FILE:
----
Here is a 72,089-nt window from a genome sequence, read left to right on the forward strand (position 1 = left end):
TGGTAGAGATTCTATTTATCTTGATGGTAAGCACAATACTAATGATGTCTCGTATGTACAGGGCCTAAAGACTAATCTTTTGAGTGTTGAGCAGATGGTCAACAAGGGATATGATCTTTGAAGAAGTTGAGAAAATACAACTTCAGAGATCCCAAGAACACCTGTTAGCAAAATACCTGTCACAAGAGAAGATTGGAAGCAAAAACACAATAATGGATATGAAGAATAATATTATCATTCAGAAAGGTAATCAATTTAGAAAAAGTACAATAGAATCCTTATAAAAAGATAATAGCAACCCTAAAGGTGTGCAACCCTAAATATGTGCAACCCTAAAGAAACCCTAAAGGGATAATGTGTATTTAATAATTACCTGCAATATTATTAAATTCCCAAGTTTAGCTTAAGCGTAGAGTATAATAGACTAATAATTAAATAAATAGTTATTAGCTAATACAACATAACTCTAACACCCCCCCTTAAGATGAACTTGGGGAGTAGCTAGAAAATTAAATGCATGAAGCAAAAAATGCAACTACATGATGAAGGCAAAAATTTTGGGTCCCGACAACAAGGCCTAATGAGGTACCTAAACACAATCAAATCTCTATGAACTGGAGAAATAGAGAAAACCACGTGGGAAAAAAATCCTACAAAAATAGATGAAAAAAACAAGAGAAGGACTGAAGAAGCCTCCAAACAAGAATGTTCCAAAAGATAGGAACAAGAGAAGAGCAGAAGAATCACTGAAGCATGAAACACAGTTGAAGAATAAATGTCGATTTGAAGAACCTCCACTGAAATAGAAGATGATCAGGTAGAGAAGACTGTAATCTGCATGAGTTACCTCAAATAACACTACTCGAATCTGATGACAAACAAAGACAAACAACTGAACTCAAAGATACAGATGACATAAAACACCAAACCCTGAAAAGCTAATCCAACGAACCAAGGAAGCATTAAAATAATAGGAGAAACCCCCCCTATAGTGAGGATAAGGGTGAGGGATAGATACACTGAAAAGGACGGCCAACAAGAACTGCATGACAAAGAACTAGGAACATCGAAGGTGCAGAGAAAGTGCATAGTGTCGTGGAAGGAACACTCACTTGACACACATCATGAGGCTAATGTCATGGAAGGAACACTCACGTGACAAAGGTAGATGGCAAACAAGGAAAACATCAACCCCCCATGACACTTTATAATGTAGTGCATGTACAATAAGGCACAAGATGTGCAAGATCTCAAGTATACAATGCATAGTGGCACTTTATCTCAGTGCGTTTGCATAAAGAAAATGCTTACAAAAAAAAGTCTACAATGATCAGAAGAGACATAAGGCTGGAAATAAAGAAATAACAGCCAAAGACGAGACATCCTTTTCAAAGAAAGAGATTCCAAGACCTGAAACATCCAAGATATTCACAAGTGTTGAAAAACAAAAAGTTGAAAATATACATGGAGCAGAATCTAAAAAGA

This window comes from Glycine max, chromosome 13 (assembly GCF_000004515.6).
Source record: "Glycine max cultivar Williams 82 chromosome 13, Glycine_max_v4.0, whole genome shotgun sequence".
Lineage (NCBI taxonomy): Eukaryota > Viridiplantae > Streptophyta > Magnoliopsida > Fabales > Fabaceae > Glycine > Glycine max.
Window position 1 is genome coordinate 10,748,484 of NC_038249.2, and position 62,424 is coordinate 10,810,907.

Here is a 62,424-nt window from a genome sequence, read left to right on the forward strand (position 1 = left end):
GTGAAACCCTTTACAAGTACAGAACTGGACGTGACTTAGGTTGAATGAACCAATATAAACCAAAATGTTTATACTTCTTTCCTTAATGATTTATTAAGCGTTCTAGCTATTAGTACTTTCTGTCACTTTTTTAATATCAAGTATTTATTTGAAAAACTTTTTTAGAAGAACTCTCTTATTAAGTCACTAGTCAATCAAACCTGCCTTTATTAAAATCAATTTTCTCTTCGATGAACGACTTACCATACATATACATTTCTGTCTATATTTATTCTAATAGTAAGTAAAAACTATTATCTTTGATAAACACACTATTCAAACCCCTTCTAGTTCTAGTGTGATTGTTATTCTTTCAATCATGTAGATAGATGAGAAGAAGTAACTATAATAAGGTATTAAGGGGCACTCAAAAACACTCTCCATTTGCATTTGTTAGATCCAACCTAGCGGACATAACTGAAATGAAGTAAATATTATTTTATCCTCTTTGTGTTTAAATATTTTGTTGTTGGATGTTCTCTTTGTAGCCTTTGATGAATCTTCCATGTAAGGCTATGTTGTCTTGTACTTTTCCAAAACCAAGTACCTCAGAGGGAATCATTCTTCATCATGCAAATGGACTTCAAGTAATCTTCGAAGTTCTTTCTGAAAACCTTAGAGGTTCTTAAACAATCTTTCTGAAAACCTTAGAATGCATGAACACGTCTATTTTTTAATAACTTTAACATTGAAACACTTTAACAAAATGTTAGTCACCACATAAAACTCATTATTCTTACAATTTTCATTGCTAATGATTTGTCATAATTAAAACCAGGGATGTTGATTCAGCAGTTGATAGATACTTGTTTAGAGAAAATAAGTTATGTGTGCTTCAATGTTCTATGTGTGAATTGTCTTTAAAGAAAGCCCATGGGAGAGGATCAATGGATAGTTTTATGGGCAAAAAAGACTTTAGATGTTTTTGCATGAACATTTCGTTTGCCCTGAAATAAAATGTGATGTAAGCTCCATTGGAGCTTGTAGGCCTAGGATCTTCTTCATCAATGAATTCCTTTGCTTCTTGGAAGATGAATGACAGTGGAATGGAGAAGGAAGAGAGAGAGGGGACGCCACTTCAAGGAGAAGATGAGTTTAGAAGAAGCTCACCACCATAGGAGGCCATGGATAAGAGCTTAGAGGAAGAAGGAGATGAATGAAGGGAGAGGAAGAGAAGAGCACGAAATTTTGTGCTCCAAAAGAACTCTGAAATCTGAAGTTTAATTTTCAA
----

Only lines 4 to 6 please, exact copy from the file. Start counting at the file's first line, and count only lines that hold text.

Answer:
Source record: "Glycine max cultivar Williams 82 chromosome 13, Glycine_max_v4.0, whole genome shotgun sequence".
Lineage (NCBI taxonomy): Eukaryota > Viridiplantae > Streptophyta > Magnoliopsida > Fabales > Fabaceae > Glycine > Glycine max.
Window position 1 is genome coordinate 10,748,484 of NC_038249.2, and position 62,424 is coordinate 10,810,907.